Some times piles are put into the input bins (I have only seen it with wood piles, but I assume it could happen with all the resources that has piles), and since the crafters can’t break up the piles, they just end up hogging the space.

I guess the easiest solution to this problem would be to filter out the piles from each resource, though I guess this may turn out to be hard to do in practise, depending on how the resource is requested, and whether there is any efficient way to differentiate between single instances of a resources and piles.


It should be considered a bug.
That would be the same bug that happens with clay, where it was storing both the raw and the bricks version. It can be fixed in the code by adding more specific tags for each item.


Input boxes accepting piles and bricks is fixed in the next version.


Huh, it wasn’t made clear to me in-game that the input/output bins were priority treated. Might be something to add to their description! A very welcome and long awaited addition, function and aesthetically pleasing!


Now I think of it, these input bins can be really useful for building. Place a wooden input bin next to a to-be-builden building, let workers fill it with wood, and then they can start building with their own stash of wood just around the corner.


I’ve been thinking of suggesting something similar, but as a temporary stockpile that you can place as a last step of a building assignment. It would be closely connected to that building and what resources and items it needs. Once the building is finished and the stockpile is empty it is removed automatically.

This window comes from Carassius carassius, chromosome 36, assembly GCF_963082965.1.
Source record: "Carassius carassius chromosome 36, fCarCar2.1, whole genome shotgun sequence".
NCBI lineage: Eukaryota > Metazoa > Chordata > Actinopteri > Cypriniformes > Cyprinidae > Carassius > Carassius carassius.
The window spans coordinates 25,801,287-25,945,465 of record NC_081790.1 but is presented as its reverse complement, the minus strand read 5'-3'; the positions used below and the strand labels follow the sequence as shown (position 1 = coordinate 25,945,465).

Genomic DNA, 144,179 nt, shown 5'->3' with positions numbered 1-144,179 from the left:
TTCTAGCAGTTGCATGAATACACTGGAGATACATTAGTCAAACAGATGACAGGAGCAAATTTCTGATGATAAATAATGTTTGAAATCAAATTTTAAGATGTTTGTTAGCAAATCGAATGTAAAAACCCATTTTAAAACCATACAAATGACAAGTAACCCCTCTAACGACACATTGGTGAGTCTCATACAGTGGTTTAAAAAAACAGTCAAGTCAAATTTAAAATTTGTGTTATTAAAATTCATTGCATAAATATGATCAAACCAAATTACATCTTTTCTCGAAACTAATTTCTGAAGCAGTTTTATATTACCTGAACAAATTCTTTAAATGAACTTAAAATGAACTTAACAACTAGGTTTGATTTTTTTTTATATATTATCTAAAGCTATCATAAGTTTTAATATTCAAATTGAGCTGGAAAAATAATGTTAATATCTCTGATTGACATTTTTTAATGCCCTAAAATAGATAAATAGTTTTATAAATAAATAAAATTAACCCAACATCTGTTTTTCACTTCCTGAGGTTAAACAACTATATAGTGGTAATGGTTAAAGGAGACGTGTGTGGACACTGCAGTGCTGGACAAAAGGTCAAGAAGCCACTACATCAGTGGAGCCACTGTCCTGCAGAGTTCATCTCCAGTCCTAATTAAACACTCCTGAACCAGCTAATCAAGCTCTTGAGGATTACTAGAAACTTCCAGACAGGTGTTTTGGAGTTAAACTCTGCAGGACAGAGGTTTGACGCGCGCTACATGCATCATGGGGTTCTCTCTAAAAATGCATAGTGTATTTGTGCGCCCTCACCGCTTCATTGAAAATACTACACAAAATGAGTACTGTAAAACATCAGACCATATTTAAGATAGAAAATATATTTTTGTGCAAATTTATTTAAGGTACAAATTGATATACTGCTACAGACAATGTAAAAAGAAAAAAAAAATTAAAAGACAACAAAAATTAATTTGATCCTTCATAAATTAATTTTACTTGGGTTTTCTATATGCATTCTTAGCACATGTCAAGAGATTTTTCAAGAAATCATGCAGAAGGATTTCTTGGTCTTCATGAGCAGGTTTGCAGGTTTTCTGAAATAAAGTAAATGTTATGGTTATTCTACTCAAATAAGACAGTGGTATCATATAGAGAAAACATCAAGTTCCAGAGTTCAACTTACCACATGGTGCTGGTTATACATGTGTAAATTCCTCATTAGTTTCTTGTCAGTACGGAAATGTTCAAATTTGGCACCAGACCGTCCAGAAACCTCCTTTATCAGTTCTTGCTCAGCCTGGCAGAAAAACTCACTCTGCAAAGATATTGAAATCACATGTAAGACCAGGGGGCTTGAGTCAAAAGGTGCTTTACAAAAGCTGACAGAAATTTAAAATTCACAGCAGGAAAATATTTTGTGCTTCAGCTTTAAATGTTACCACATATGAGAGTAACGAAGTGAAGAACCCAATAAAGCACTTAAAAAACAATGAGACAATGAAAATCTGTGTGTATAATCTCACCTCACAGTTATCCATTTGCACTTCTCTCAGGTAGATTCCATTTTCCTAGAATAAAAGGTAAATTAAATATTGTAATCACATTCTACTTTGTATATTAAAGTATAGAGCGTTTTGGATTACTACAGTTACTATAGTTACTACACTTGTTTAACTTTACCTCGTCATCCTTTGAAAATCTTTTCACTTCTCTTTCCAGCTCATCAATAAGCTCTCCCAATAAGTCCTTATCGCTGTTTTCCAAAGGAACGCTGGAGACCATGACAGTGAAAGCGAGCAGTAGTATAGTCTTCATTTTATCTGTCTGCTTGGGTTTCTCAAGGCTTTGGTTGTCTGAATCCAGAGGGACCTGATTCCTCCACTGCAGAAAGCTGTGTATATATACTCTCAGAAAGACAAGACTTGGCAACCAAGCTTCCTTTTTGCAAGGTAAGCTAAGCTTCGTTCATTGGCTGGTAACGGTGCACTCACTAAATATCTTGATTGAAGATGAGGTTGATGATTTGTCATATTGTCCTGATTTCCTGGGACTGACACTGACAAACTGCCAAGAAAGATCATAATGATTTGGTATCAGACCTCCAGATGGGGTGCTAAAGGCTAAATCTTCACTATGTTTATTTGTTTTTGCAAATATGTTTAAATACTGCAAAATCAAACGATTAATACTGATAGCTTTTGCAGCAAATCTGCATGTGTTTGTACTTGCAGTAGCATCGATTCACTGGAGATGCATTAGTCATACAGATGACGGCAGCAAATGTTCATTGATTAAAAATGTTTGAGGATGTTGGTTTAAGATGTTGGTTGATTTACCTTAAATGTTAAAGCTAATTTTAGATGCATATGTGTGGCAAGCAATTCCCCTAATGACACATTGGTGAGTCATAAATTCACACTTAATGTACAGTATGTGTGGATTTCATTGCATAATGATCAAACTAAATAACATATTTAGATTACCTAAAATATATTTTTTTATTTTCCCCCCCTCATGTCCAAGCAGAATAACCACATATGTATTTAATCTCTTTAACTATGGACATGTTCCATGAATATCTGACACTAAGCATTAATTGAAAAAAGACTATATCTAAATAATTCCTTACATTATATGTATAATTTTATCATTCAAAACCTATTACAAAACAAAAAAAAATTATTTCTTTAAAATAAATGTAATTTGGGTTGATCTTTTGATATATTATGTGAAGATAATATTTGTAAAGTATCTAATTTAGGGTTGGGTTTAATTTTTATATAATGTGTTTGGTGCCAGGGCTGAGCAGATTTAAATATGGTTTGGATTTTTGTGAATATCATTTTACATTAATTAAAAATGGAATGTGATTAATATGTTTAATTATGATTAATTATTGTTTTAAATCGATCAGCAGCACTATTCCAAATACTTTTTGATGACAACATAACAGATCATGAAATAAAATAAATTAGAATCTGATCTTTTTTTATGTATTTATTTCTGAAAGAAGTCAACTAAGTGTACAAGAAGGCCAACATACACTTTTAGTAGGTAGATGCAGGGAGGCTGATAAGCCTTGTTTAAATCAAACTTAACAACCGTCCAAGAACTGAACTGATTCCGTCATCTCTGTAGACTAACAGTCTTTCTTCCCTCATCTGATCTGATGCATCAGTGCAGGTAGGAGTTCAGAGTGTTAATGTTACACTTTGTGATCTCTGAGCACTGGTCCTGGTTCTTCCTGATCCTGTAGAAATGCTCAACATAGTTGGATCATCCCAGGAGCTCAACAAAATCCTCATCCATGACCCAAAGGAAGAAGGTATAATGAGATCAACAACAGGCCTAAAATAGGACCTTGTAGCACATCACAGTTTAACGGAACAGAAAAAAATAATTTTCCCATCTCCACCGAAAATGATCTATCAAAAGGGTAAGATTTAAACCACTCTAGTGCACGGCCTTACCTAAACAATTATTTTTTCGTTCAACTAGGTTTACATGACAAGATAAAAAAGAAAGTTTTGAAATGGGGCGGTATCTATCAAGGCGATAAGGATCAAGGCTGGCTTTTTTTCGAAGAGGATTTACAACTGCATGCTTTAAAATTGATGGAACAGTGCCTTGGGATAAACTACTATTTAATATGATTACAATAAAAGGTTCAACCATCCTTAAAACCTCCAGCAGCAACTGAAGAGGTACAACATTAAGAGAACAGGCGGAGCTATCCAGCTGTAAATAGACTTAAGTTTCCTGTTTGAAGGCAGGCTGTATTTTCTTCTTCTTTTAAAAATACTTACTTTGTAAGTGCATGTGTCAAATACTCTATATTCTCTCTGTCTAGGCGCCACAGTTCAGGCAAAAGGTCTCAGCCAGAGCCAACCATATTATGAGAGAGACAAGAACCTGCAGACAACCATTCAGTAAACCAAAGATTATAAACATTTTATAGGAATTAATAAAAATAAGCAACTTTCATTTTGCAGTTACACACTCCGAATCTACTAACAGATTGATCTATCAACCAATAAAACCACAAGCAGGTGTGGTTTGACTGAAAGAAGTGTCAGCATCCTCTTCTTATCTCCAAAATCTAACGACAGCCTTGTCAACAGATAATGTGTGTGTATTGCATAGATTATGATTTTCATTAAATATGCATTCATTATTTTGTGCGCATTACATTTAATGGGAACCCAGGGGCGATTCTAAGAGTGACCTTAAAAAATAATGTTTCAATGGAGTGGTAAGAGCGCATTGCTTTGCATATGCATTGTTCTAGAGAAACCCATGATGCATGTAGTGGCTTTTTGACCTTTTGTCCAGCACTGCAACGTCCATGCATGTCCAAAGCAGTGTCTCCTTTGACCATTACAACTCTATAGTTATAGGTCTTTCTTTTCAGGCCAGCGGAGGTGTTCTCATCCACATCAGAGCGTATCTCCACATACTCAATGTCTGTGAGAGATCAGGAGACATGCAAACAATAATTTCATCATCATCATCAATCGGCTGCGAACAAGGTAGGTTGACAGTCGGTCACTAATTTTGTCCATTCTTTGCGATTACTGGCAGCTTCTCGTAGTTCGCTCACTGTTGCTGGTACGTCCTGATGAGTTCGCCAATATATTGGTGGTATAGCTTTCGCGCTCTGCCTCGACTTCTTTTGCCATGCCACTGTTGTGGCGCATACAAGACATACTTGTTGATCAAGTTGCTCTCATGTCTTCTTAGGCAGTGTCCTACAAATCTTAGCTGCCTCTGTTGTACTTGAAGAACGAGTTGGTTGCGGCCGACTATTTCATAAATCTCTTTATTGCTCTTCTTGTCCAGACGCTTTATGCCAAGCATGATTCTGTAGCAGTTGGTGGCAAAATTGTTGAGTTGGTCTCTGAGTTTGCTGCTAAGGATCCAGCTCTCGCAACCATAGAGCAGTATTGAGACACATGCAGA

In the same way you could make a temporary stockpile for output from other tasks, like mining and chopping trees. Once the task is done and the output has been moved to a permanent stockpile the temporary one is removed.
These temporary stockpiles (as well as the new input och output bins) could probably work really well with something like a wheelbarrow. Instead of having a wheelbarrow that just works as an upgraded backpack for a worker that the worker takes with it all over the place, the wheelbarrow can instead be “picked up” and used by anyone when there is a need to moving a lot of items at once, from one stockpile to another.



I’ve been craving something like this in every major city-building/town planning/management game I’ve played since Zeus and it’s stockpile “request” system. The only game to really manage it lately (that I’ve played at least) is Factorio, and for most of that game it’s a case of manually setting up every item flow until you hit end-game and can automate things with robots that fly between ports arbitrarily.

This is going to be a massive improvement to the game for players who are all about efficiency, and plenty more besides! Even though I’m very much a “narrative player”, I always try to optimise my storage around providing needed materials to workshops (it helps to keep the crafter near their workshop and thus make the space more “theirs”.) I try to ensure every single item is stored in a deliberate location next to the workshop/s which will use it, specifically in order to cut down on travel time for crafters. But this change allows me to use centralised storage overflow without having so much of the “cluttered work camp” feel in the early game – I can put my carpenter’s shop next to the forest and keep a supply of logs on the other side of town for my blacksmith to use, instead of trying to find “the sweet spot” where I can have both a lumber and mining site for the sake of keeping all the wood in one place. From a perspective of creating a story while playing, this is awesome! From a perspective of optimising efficiency, it’s just as good too!